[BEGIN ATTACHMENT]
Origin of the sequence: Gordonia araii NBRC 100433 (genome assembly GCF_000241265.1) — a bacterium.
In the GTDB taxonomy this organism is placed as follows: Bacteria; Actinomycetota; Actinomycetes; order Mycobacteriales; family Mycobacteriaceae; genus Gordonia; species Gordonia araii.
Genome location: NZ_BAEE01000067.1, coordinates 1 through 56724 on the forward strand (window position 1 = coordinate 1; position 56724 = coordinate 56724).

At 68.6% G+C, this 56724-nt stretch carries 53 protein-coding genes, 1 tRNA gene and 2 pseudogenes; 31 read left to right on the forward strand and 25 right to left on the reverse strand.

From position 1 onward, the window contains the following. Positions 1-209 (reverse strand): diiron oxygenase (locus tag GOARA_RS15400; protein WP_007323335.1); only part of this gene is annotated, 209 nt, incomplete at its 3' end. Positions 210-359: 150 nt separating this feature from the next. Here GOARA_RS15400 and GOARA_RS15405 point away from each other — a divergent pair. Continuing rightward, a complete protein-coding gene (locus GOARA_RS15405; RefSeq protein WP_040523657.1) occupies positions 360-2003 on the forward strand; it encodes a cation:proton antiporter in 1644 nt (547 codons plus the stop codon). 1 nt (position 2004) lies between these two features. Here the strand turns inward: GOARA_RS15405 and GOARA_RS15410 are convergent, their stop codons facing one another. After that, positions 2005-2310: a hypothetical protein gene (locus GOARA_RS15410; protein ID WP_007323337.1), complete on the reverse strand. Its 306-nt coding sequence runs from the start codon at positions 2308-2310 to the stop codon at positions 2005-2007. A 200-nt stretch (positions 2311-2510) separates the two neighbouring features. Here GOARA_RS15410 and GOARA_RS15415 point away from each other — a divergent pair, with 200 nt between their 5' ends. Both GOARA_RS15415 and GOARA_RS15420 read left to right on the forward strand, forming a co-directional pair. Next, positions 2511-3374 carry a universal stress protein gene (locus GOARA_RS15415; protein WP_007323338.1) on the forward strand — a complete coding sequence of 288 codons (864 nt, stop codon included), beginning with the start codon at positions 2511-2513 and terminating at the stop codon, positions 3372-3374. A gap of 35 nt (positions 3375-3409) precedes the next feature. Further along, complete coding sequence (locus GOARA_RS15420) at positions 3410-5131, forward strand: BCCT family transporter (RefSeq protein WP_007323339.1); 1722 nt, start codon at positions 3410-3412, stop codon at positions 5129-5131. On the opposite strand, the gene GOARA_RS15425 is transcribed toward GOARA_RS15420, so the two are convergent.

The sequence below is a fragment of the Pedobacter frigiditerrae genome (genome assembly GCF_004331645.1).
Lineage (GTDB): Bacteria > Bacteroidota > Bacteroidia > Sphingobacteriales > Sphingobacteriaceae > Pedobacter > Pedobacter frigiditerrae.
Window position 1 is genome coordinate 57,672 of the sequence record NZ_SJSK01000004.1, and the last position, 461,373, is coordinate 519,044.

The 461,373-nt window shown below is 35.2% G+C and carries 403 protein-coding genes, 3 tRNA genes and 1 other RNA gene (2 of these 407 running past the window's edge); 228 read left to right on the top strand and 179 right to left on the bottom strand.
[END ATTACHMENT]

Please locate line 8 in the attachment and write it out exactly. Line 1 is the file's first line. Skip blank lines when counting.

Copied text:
Window position 1 is genome coordinate 57,672 of the sequence record NZ_SJSK01000004.1, and the last position, 461,373, is coordinate 519,044.